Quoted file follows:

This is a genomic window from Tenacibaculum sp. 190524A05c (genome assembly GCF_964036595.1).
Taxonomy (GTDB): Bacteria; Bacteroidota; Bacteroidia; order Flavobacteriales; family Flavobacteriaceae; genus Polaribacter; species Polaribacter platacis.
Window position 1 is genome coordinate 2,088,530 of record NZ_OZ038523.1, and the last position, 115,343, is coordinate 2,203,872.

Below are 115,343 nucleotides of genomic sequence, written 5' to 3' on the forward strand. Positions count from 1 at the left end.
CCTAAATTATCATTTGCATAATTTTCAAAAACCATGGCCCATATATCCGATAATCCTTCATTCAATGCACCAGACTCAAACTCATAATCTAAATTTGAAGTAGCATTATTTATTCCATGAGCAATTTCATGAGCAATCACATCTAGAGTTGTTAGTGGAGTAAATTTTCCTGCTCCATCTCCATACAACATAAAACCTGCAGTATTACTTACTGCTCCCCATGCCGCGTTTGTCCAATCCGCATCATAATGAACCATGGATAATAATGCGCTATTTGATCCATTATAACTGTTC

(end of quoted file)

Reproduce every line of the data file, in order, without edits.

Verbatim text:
This is a genomic window from Tenacibaculum sp. 190524A05c (genome assembly GCF_964036595.1).
Taxonomy (GTDB): Bacteria; Bacteroidota; Bacteroidia; order Flavobacteriales; family Flavobacteriaceae; genus Polaribacter; species Polaribacter platacis.
Window position 1 is genome coordinate 2,088,530 of record NZ_OZ038523.1, and the last position, 115,343, is coordinate 2,203,872.

Below are 115,343 nucleotides of genomic sequence, written 5' to 3' on the forward strand. Positions count from 1 at the left end.
CCTAAATTATCATTTGCATAATTTTCAAAAACCATGGCCCATATATCCGATAATCCTTCATTCAATGCACCAGACTCAAACTCATAATCTAAATTTGAAGTAGCATTATTTATTCCATGAGCAATTTCATGAGCAATCACATCTAGAGTTGTTAGTGGAGTAAATTTTCCTGCTCCATCTCCATACAACATAAAACCTGCAGTATTACTTACTGCTCCCCATGCCGCGTTTGTCCAATCCGCATCATAATGAACCATGGATAATAATGCGCTATTTGATCCATTATAACTGTTC